Baldock

 
The first reference to the town is to Baldoce in 1135-54 and The Place-names of Hertfordshire records that "This town was founded by the Knights Templars in the 12th century as shown in the statement in Dugdale 'in qua terra ipsi construxerunt burgum qui dicitur Baudac.' Baldac is the Old French form for Baghdad (Italian Baldacco), and Skeat rightly suggested that the place was named by the Templars after the Arabian city. Ekwall notes that Manderville and Skelton call Baghdad Baldak and Baldock.

BALDOCK, a market town and parish in the hundred of Broadwater, county of Hertford, 18 miles (N by W) from Hertford, and 37 ( N by W) from London, on the great north road, containing 1550 inhabitants. This place, in the reign of Stephen, belonged to the Knights Templars, to whom Gilbert, Earl of Pembroke, gave the site, which, in a charter of confirmation granted by his descendant William, is called Baudoe, of which the present name is a variation; though some antiquaries derive it from Balbec, supposing the town to have been so called by the Templars, in memory of the city of that name in Syria, from which their order had been expelled by the Saracens.

The town is situated near the intersection of the Great North Road and the Roman Iknield-street, between two hills, which command an extensive view of a fine open country: it consists principally of one street, the houses in which are mostly ancient, interspersed with several of modern erection, and is amply supplied with water.  A Horticultural society, patronised by the nobility and gentry in the neighbourhood, was established in 1825. The trade is principally in malt, the land in the vicinity being highly favourable to the growth of barley; the fens and marsh land near the town form an extensive grazing district, and a great quantity of cheese of a particular quality is made here; there is also a very large public brewery.

The general market, which was on Saturday, had been discontinued, and a market, exclusively for the sale of straw-plat, is now held on Friday. The fairs are on the festivals of St James, St Andrew, and St Matthew, each continuing two days; at the last a great quantity of cheese is sold.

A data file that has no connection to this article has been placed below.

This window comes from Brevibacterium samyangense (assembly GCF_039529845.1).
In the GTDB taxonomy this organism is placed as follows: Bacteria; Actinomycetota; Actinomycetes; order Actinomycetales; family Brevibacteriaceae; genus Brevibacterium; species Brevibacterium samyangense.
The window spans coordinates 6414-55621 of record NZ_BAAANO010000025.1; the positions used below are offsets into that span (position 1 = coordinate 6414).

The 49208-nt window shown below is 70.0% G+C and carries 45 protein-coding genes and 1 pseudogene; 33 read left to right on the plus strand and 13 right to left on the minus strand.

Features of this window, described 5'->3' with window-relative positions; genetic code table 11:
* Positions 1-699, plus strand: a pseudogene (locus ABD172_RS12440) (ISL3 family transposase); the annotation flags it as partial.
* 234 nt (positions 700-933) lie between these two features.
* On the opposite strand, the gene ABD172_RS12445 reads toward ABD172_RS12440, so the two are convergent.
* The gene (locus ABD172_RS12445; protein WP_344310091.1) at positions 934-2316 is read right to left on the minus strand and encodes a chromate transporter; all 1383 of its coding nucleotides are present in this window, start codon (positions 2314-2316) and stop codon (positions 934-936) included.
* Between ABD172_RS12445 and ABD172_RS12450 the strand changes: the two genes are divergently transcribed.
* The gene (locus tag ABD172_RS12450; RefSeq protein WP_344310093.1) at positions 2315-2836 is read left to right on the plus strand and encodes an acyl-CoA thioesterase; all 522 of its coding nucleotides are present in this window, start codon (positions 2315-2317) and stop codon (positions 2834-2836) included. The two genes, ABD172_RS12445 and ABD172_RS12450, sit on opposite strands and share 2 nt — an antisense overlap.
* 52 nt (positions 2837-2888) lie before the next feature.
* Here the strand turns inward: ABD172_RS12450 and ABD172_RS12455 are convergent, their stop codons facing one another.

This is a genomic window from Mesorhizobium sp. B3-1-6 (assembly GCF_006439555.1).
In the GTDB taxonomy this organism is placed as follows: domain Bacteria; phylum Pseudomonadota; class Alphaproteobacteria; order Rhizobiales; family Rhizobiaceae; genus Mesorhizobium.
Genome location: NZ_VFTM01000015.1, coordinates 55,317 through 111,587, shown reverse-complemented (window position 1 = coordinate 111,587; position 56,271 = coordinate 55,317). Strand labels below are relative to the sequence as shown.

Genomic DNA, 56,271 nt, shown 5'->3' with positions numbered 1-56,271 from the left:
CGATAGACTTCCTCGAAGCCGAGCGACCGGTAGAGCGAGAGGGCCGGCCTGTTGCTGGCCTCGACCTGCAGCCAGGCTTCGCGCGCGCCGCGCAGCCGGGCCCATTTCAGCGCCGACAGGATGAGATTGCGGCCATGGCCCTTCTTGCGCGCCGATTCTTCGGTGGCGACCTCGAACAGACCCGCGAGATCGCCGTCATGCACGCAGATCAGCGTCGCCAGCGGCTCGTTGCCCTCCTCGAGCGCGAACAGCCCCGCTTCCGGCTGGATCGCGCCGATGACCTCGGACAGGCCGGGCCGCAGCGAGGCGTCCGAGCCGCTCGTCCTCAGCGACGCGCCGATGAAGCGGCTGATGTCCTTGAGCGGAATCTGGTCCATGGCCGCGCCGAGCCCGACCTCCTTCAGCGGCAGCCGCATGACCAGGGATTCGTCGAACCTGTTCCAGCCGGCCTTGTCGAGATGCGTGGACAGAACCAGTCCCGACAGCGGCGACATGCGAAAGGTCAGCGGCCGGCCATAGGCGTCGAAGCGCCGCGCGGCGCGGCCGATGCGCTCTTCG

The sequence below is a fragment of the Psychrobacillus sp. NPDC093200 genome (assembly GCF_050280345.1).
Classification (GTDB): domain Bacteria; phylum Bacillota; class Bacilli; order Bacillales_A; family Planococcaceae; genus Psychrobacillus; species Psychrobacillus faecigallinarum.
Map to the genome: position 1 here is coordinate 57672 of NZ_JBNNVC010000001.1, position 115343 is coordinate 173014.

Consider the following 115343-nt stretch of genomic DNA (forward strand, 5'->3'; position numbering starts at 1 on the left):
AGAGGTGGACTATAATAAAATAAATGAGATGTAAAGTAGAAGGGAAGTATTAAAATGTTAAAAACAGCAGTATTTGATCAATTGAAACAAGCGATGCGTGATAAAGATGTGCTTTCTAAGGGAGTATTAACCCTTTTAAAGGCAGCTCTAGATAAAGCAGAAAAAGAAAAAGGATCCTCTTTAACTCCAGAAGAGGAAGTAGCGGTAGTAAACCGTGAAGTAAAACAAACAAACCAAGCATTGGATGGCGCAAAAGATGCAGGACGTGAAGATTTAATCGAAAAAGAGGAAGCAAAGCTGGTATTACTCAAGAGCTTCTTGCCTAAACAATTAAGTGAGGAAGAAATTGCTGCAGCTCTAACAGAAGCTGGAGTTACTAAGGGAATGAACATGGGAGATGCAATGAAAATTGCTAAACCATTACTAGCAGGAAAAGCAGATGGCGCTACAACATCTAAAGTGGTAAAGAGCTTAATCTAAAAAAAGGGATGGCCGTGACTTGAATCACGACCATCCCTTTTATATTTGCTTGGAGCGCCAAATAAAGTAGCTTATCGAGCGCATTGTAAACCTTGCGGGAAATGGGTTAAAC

The county magistrates hold a petty session on the first Monday in every month: constables and other officers are appointed at the court leet of the lord of the manor. The living is a discharged rectory, in the archdeaconry of Huntingdon, and diocese of Lincoln, rated in the king's books at 10. 8.9., endowed with 800 parliamentary grant, and in the patronage of the Crown. The church, dedicated to St Mary, was built by the Knights Templars, and nearly rebuilt in the early part of the fifteenth century: it is a spacious structure, partly in the Norman style, and partly in the later style of English architecture, with an octagonal steeple rebuilt a few years ago, and contains a fine carved oak screen, part of the ancient rood-loft, and a very curious font. There are places of worship for the Society of Friends, Independents, and Wesleyan Methodists. Almshouses for twelve aged widows were founded and endowed, in 1621, by Mr John Winne.

In cutting through Baldock Hill, to form a new turnpike road, a great number of fossils, consisting of cornua ammonis, sharks' teeth. &c., were discovered.

Topographical Dictionary of England, 1831


Pond Lane Council School
The enlargement shows a slate with the words "Baldock Council No 2"

For more information about the picture of school girls see
Pond Lane Council School, Baldock

In addition there was the Park Street School, built 1832, for 125 boys, 117 girls & 120 infants; average attendance, about 106 boys, 90 girls &70 infants. These schools are endowed with the following bequests, viz. Mrs Mary Hindley's (1837) & Miss Elizabeth Pryor's (1850), together amounting to 263 7s 2d. Miss Emma Pryor's of 49 9s & H. O. Roe's 200, invested  in 2 per cent Consols. Joseph V. Lloyd, master; Miss Charlotte Annie Taylor, mistress; Miss Christopher, infants' mistress. The children from Bygrave attend here. [Kelly's Directory, 1912]


Breweries in Baldock

There is extensive information on the breweries in Baldock in the book Brewers in Hertfordshire: A historical gazetteer. It includes some very useful information, including the map reproduced here.

Additional information, in answer to query about William Penn, brewer of White Horse Street, is given on the page the Brewers and Malsters of Baldock, Early 19th Century.

See also Whirlwind at Baldock. Maltings seriously damaged.

Books

Maybe I have missed something but there appears to be a dearth of books specifically on Baldock's history - although it is regularly included in books covering the whole county and the lengthy historic description in the Victoria County History is available online. A check suggests that there is little apart from the town guide, published at intervals by the local council. I have not seen Edna Page's Baldock Voices: The Town as Remembered by Baldock People, published in 1991 but I assume that it concentrates on the 20th century.


Baldock from the Garden City
Painted Postcard by Louis Weirter

My own index only includes two items under Baldock.  Who was Jack O' Legs relates to local legends and has little to offer the family historian. Tudor Churchwardens' Accounts includes 16 pages transcribed from account books which have survived for the period 1540-1553 which includes personal names, which could be of interest to those searching that far back.

For a longer account of the town written in 1880 see
Guide to Hertfordshire

.Web Sites

Visit the Baldock Museum web site for more information on the town's history, etc.. The web page on St Mary the Virgin on A Church near You contains some pictures, but no history.


Boot, High Street S.

Frith Postcards

circa 1950


St Mary's Way

 

 

 

November 2009

 

Restructured with menu

February 2010

 

Postcard of Old Cottage

August 2016

 

Some pictures moved to 1903 page